CONCORD -- The state and a group of tenants are suing the owners of the Huntington Arms Apartments for allegedly discriminating against children with families.

According to the lawsuit, the former apartment manager scolded children who played outside and told tenants the owners planned to evict larger families.

Catalina Martinez, who lived at the 32-unit Detroit Avenue building for two years, said the manager once berated her 8-year-old daughter for drawing on the pavement with washable chalk.

"The manager yelled at her and asked her why she did it. She told her when adults do something like that, they take them to jail," she said in Spanish.

"My daughter got scared. She didn't want to go out to play anymore. I didn't want to let her go play," added Martinez, who moved more than a year ago.

In a lawsuit filed in Contra Costa Superior Court, the state Department of Fair Employment and Housing alleges the property owners' treatment of families with children violated state and federal fair housing laws. The state filed the lawsuit after a mandatory mediation last month with the defendants was unsuccessful.

Tenants Together, a statewide renters' rights organization, has filed a joint lawsuit against the landlords on behalf of four families. Both lawsuits seek monetary damages and an end to all discriminatory rules and practices.

Building owner Peter Carlson, a college professor who lives in Virginia, did not return a call seeking comment. Efforts to reach co-defendants Joan Bull and Teresa Ratcliff were unsuccessful.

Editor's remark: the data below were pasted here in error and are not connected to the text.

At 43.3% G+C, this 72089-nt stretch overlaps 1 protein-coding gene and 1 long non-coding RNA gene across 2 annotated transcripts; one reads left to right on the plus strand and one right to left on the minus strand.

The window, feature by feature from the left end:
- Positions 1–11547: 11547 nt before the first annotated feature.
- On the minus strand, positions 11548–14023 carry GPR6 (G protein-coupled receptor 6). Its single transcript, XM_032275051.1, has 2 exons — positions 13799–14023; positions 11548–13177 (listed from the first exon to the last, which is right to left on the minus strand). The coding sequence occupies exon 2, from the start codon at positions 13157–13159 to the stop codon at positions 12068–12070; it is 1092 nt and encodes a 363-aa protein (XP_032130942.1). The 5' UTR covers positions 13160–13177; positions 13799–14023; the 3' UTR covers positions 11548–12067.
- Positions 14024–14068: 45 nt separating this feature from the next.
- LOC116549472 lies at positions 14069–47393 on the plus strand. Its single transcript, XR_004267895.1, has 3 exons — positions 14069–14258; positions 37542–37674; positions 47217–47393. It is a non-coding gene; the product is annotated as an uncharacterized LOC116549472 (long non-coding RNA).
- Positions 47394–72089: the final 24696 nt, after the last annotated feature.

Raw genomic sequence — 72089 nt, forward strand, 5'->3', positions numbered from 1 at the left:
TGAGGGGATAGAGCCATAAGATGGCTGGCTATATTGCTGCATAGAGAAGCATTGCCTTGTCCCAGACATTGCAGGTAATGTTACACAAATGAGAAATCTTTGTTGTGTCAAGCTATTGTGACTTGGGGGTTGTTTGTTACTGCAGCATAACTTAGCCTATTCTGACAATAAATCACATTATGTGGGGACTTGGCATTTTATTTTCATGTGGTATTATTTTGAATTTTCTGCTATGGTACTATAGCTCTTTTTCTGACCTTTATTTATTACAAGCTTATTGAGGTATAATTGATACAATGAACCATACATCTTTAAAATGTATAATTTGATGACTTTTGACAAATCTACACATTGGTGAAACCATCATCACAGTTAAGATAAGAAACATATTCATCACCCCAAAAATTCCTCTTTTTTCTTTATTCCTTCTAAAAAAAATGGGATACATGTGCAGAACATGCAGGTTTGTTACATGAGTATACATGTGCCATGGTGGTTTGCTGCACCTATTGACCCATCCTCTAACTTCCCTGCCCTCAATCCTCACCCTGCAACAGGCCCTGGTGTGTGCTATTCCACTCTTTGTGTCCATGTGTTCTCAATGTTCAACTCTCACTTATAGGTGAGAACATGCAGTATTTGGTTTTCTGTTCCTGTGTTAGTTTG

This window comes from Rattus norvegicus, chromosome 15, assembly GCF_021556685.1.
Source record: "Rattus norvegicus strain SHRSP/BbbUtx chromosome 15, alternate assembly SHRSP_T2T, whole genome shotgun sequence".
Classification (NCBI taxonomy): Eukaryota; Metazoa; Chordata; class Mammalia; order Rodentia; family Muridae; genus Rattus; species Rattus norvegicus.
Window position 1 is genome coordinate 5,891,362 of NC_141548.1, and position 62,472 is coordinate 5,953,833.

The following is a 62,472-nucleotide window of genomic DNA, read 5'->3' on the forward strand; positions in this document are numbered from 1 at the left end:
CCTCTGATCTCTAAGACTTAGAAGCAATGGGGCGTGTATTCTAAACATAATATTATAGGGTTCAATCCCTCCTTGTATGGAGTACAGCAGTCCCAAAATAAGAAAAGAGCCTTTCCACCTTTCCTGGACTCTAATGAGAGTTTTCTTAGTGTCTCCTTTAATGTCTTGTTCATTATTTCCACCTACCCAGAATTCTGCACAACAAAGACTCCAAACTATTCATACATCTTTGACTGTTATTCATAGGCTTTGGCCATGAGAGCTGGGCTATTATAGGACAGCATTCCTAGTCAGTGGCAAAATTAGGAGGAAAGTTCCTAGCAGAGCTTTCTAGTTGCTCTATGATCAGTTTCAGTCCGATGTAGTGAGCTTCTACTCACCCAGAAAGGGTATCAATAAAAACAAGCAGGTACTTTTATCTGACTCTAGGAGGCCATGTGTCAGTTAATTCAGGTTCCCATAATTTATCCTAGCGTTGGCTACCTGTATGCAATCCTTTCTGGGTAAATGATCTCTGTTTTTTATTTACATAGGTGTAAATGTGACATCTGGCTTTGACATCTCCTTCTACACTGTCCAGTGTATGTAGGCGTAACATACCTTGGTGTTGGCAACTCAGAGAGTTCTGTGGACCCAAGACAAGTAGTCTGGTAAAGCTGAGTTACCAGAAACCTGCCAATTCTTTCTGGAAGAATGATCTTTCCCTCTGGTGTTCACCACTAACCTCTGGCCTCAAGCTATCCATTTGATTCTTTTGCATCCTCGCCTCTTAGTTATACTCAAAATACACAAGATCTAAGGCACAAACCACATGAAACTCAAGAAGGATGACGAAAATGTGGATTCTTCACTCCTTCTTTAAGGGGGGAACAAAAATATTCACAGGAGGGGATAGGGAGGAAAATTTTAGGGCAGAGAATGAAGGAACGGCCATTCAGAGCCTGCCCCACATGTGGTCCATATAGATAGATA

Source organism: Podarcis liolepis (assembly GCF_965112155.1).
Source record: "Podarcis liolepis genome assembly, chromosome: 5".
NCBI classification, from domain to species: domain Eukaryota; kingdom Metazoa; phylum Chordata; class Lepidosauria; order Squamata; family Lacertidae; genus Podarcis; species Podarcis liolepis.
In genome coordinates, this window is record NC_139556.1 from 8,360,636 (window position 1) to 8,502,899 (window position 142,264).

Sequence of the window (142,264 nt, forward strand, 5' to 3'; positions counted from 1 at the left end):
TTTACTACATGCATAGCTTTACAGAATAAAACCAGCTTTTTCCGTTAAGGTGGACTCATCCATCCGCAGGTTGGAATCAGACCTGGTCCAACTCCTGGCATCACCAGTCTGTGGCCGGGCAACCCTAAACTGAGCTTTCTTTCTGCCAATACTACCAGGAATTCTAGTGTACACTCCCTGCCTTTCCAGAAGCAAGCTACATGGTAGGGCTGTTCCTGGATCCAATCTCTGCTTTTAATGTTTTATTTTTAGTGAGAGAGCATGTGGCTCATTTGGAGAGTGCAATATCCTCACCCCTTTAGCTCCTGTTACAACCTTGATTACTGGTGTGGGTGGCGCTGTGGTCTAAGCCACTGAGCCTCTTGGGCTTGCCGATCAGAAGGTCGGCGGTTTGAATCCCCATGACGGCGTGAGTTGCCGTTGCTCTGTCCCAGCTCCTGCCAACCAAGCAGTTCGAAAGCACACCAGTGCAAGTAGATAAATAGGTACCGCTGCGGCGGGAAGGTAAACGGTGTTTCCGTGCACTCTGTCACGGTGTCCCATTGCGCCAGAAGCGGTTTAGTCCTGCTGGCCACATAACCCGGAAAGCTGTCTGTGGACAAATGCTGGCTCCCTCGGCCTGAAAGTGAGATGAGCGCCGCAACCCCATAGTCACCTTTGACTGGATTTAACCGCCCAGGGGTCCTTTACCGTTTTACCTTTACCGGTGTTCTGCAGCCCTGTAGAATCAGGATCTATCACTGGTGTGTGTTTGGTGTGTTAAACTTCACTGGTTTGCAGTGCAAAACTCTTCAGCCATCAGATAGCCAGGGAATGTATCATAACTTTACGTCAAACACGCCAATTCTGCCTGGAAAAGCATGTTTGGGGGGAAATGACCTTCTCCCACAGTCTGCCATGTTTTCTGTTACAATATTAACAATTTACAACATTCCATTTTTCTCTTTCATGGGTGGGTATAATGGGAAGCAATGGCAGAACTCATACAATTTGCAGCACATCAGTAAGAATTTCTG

The lawsuit alleges that over several months, Ratcliff -- the former apartment building manager -- scolded children when they played in the courtyard, told tenants kids couldn't play in front of apartments because adults were sleeping and raised the specter of evicting larger families.

In March 2012, according to the suit, Ratcliff sent tenants a written notice that children weren't allowed to ride bikes, skate or play ball in the courtyard and were barred from the laundry room without parental supervision. The missive also encouraged parents to "talk to your children about climbing stairs in a normal manner."

The children were young and playing at appropriate times of day, not teenagers carousing late at night, according to Leah Simon-Weisberg, legal director for Tenants Together.

"You can't treat children differently; you can't have rules that are different for children and for adults," she said. "If you're saying children can't play outside, then you're discriminating against families because you have special rules."

This is the second lawsuit Tenants Together has filed against owners of a Concord apartment building in the past three months. The first one claimed the landlords had failed to rid their building of bedbugs.

The Department of Fair Employment and Housing pursues legal action against property owners when an investigation uncovers "sufficient evidence of housing discrimination," department spokeswoman Annmarie Billotti wrote in an email. The most common violations are against families with children and persons with disabilities, she wrote.

Conditions at the apartment building have improved since a new manager started in January, according to Simon-Weisberg. But tenants are still afraid and don't let their children play outside much because the owners never acknowledged the previous manager's behavior, she added.

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